Subtalar Joint Pain

Subtalar Joint Pain – The Clinical Syndrome

Ankle and heel pain emanating from the subtalar joint is occasionally encountered in clinical practice. The subtalar joint is a synovial plane–type articulation between the talus and the calcaneus. Osteoarthritis of the subtalar joint is the most common form of arthritis that results in subtalar joint pain, although the joint also is susceptible to damage from rheumatoid and posttraumatic arthritis.

Most patients with subtalar joint pain secondary to osteoarthritis and posttraumatic arthritis pain report pain localized deep within the heel, with a secondary dull aching pain in the ankle. Activity, especially adduction of the calcaneus, makes the pain worse; rest and heat provide some relief. The pain is constant and characterized as aching; it may interfere with sleep. Some patients report a grating or popping sensation with use of the joint, and crepitus may be present on physical examination.

In addition to the pain described, patients with arthritis of the subtalar joint often experience a gradual decrease in functional ability with decreasing subtalar range of motion, making simple everyday tasks such as walking and climbing stairs quite difficult. With continued disuse, muscle wasting may occur, and a “frozen subtalar joint” secondary to adhesive capsulitis may develop.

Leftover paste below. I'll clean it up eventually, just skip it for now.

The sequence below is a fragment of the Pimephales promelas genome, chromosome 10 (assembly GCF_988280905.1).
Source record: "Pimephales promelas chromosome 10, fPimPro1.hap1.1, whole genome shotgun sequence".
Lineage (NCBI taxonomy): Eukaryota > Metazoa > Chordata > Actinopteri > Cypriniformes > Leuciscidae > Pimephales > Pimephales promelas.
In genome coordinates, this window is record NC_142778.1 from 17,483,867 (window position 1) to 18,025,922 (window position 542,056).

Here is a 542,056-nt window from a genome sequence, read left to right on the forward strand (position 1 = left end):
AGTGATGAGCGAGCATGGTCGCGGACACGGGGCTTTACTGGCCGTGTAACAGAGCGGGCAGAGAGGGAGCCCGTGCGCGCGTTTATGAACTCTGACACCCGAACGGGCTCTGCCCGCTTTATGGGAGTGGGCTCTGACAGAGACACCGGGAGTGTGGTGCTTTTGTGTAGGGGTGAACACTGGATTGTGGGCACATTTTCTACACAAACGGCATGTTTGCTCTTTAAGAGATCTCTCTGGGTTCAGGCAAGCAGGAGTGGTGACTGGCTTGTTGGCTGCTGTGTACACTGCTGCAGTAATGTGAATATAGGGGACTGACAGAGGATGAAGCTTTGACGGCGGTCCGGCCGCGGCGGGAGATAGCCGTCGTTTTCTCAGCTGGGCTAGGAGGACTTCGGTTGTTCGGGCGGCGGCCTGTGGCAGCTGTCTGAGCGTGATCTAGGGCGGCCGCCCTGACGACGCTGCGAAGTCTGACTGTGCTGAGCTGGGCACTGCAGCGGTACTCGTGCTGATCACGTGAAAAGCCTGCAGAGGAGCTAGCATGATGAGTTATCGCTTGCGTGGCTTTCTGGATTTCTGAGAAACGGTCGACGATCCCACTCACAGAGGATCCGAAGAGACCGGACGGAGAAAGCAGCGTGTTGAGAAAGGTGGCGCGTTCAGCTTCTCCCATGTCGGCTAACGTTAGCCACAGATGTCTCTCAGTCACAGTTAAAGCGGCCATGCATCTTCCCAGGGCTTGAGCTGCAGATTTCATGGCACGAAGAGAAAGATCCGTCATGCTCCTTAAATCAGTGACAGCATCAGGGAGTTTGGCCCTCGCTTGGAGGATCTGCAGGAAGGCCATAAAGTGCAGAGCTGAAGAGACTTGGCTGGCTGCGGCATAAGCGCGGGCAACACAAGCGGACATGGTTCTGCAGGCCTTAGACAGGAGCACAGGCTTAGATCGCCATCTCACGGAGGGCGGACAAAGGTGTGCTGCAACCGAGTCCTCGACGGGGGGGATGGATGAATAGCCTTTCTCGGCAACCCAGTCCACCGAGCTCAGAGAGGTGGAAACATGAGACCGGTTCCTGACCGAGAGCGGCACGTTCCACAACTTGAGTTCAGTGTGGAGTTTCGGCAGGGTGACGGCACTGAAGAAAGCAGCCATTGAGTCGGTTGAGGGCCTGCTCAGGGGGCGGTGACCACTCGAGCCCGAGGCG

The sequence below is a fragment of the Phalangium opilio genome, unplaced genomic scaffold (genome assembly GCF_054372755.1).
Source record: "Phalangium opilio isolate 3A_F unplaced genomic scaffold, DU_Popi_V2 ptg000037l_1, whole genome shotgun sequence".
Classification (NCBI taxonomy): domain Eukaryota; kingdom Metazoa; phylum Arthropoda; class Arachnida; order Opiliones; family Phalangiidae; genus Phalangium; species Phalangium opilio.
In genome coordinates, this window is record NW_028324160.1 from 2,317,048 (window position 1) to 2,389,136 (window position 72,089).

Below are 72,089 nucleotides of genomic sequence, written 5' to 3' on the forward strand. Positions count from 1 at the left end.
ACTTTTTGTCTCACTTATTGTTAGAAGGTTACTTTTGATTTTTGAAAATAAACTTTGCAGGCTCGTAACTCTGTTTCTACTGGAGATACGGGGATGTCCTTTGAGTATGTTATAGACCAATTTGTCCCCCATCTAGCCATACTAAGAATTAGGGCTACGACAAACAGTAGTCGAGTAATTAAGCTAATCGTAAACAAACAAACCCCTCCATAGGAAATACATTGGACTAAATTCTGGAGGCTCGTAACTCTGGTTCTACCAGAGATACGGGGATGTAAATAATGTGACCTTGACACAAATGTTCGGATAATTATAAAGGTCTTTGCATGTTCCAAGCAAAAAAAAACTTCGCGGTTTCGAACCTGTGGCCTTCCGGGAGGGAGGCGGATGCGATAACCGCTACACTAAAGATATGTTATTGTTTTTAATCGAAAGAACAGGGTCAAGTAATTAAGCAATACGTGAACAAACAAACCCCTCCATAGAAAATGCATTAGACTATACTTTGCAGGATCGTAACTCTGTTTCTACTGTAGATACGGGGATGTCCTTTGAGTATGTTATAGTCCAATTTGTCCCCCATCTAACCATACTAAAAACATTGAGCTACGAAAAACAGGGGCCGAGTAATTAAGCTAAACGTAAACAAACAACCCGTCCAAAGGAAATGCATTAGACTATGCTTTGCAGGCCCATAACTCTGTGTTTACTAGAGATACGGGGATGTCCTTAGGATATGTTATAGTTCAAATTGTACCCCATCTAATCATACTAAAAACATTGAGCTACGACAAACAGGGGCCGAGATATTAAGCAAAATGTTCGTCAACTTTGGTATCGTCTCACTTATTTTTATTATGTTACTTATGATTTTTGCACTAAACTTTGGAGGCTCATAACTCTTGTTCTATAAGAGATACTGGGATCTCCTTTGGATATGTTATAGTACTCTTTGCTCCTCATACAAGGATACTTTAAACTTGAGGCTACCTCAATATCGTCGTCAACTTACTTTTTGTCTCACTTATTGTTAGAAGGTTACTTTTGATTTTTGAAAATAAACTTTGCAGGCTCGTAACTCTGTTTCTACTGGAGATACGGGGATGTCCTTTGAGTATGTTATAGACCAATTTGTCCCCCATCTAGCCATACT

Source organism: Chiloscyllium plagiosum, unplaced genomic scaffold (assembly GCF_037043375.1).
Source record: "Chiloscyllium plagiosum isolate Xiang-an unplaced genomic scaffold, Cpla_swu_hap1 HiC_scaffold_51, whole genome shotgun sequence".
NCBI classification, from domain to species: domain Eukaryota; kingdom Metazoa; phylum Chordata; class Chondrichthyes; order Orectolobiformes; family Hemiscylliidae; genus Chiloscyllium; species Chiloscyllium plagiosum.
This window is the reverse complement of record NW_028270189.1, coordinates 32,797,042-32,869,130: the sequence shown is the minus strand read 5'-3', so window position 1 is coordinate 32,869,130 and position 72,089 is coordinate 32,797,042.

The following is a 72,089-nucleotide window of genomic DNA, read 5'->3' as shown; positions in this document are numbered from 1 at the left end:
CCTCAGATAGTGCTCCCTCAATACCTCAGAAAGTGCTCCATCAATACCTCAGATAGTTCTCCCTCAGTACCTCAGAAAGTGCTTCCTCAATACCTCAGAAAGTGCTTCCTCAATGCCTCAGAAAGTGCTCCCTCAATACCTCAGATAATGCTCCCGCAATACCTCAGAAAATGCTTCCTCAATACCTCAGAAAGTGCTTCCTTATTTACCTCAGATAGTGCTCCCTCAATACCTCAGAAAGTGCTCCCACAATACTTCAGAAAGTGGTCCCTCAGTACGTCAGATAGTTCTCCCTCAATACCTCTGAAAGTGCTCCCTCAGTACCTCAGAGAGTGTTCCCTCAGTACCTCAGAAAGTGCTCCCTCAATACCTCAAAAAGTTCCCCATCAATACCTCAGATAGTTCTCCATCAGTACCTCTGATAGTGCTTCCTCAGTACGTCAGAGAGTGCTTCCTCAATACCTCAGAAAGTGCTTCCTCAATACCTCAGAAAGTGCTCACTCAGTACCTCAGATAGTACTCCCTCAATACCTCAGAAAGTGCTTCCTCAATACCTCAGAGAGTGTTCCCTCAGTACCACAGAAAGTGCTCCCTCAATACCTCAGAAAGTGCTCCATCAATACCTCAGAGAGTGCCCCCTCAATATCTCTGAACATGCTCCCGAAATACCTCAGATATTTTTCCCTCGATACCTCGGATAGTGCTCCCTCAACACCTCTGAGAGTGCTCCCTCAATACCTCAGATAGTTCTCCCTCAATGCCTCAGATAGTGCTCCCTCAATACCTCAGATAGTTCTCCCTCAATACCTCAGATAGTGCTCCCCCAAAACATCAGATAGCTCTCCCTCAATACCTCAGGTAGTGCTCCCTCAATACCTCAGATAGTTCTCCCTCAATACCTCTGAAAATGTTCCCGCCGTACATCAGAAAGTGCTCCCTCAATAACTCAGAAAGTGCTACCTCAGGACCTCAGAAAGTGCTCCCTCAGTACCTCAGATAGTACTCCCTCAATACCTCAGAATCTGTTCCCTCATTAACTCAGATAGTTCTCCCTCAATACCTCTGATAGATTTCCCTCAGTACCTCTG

What are the Symptoms of Subtalar Joint Pain

Examination of the ankle of patients with arthritis of the subtalar joint reveals diffuse tenderness to palpation. The ankle may feel hot to the touch, and swelling may be present. Adduction of the calcaneus and range of motion of the ankle exacerbate the pain. Weight bearing also may exacerbate the patient’s pain, and a hesitant, antalgic gait may be present. Crepitus may be present on range of motion of the joint.

How is Subtalar Joint Pain diagnosed

Plain radiographs are indicated in all patients with subtalar joint pain. Based on the patient’s clinical presentation, additional tests, including complete blood cell count, erythrocyte sedimentation rate, and antinuclear antibody testing, may be indicated. Arthrography, magnetic resonance imaging (MRI) of the subtalar joint, or both, is indicated if joint instability, occult mass, or tumor is suspected. Ultrasound imaging and computed tomography may provide additional information regarding the joint and help clarify the diagnosis.

Differential Diagnosis

The subtalar joint is susceptible to the development of arthritis from a variety of conditions that have in common the ability to damage the joint cartilage. Osteoarthritis is the most common cause, but rheumatoid arthritis and posttraumatic arthritis cause subtalar pain secondary to arthritis. Less common causes of arthritis-induced subtalar pain include collagen-vascular diseases, infection, and Lyme disease. Acute infectious arthritis usually is accompanied by significant systemic symptoms, including fever and malaise, and should be easily recognized by an astute clinician and treated appropriately with culture and antibiotics, rather than with injection therapy. The collagen-vascular diseases generally manifest as polyarthropathy rather than monoarthropathy limited to the subtalar joint, although subtalar pain secondary to collagen-vascular disease responds well to the intra-articular injection technique described subsequently. The subtalar joint may also develop pigmented villonodular synovitis.